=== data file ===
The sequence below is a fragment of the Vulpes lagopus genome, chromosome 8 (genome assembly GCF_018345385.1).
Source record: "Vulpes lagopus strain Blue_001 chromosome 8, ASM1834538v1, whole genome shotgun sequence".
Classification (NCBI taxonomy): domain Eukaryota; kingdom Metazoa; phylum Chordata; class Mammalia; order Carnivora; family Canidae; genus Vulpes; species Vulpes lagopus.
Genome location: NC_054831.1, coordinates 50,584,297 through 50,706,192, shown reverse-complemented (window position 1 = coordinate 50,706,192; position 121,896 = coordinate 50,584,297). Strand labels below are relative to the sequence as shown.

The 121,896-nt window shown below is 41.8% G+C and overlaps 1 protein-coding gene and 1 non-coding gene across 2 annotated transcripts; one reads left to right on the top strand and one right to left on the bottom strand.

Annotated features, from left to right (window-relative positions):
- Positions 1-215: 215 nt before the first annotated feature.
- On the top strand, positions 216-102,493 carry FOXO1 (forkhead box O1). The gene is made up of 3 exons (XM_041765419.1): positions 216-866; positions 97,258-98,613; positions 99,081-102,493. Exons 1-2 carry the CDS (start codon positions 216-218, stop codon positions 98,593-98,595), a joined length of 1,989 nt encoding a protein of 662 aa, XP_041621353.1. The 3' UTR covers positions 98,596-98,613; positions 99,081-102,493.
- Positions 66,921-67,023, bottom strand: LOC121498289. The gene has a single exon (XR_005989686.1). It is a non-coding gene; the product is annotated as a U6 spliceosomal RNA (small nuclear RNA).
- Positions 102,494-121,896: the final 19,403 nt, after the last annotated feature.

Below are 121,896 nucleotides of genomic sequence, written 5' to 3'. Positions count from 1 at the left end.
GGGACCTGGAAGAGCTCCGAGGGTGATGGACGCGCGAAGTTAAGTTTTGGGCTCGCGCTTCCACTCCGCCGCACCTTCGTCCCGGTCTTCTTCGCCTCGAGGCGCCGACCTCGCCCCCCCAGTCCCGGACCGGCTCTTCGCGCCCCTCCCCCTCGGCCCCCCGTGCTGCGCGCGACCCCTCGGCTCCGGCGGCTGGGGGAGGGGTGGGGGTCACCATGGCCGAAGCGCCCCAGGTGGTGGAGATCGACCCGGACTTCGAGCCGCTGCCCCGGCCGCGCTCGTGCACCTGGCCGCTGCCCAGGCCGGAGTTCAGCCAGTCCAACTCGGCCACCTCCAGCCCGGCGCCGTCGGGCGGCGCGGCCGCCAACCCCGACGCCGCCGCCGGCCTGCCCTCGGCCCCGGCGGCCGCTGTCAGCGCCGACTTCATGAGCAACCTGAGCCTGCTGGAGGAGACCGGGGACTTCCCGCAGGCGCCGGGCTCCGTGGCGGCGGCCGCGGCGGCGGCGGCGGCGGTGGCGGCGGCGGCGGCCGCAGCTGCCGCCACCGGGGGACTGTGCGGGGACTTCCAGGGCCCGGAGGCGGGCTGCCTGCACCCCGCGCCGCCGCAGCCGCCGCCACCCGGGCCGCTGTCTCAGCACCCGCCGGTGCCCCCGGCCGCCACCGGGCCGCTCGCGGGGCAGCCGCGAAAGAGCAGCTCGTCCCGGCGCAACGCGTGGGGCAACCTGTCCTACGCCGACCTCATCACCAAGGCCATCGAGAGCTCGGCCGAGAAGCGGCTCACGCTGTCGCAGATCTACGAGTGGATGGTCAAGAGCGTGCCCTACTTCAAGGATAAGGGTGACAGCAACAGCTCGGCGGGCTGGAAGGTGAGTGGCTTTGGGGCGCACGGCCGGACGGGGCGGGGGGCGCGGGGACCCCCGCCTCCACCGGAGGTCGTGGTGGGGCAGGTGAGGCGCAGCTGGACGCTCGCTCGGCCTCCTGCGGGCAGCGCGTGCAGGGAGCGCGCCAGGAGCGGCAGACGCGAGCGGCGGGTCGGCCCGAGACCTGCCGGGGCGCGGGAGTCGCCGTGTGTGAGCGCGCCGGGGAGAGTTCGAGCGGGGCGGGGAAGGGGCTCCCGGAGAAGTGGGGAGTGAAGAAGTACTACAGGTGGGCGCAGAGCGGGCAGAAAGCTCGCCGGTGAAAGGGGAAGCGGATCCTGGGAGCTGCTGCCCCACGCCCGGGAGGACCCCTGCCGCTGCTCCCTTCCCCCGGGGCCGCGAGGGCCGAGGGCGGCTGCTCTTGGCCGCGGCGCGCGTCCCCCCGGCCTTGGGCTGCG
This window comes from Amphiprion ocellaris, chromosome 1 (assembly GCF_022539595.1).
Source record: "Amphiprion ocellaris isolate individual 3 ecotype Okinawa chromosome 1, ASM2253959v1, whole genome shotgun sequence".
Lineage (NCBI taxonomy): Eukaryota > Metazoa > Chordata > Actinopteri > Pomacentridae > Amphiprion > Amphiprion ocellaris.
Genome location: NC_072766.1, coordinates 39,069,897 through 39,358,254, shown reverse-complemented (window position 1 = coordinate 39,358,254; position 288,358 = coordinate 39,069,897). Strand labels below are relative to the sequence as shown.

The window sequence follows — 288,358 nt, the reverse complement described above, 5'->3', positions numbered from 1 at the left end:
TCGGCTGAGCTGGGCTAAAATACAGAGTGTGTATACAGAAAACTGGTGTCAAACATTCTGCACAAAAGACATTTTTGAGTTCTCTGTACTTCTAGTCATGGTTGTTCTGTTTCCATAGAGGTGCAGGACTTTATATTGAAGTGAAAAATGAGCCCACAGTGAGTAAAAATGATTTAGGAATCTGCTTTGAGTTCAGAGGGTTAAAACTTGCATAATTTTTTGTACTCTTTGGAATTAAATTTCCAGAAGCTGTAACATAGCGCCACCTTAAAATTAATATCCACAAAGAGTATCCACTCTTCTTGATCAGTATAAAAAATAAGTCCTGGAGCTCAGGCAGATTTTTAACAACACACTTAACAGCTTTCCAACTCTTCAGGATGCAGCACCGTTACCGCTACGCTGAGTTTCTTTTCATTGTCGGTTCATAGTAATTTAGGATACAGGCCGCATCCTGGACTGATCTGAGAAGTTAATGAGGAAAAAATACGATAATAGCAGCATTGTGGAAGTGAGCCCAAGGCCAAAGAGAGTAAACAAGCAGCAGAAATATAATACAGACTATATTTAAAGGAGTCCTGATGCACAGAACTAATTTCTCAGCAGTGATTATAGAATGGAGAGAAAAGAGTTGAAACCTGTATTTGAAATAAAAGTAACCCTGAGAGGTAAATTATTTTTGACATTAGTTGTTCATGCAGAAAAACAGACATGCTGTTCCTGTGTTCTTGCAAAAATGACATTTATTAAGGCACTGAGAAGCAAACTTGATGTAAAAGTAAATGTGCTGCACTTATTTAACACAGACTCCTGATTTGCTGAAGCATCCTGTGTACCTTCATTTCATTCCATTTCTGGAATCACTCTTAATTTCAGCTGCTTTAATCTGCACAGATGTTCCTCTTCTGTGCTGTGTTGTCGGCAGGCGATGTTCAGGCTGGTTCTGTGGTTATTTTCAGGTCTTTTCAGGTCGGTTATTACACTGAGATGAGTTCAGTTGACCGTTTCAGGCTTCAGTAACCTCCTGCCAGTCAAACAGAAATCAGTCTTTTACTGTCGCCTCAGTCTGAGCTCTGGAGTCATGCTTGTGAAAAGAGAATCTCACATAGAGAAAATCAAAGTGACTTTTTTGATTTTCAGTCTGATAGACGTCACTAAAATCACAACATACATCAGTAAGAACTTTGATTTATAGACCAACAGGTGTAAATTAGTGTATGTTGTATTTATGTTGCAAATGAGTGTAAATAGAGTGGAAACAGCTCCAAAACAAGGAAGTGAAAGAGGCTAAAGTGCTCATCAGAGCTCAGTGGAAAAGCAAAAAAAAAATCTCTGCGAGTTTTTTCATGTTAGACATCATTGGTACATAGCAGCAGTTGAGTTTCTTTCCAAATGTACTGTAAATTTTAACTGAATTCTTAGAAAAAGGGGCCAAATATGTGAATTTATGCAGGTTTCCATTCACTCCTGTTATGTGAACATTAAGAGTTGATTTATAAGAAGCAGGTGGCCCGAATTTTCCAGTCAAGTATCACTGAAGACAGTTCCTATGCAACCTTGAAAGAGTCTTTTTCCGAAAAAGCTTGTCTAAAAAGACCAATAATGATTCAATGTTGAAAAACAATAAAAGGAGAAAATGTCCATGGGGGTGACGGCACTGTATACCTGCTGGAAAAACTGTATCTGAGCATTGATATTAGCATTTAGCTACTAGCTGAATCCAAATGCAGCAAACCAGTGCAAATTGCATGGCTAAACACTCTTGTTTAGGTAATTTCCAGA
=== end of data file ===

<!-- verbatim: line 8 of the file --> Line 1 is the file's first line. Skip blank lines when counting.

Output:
- On the top strand, positions 216-102,493 carry FOXO1 (forkhead box O1). The gene is made up of 3 exons (XM_041765419.1): positions 216-866; positions 97,258-98,613; positions 99,081-102,493. Exons 1-2 carry the CDS (start codon positions 216-218, stop codon positions 98,593-98,595), a joined length of 1,989 nt encoding a protein of 662 aa, XP_041621353.1. The 3' UTR covers positions 98,596-98,613; positions 99,081-102,493.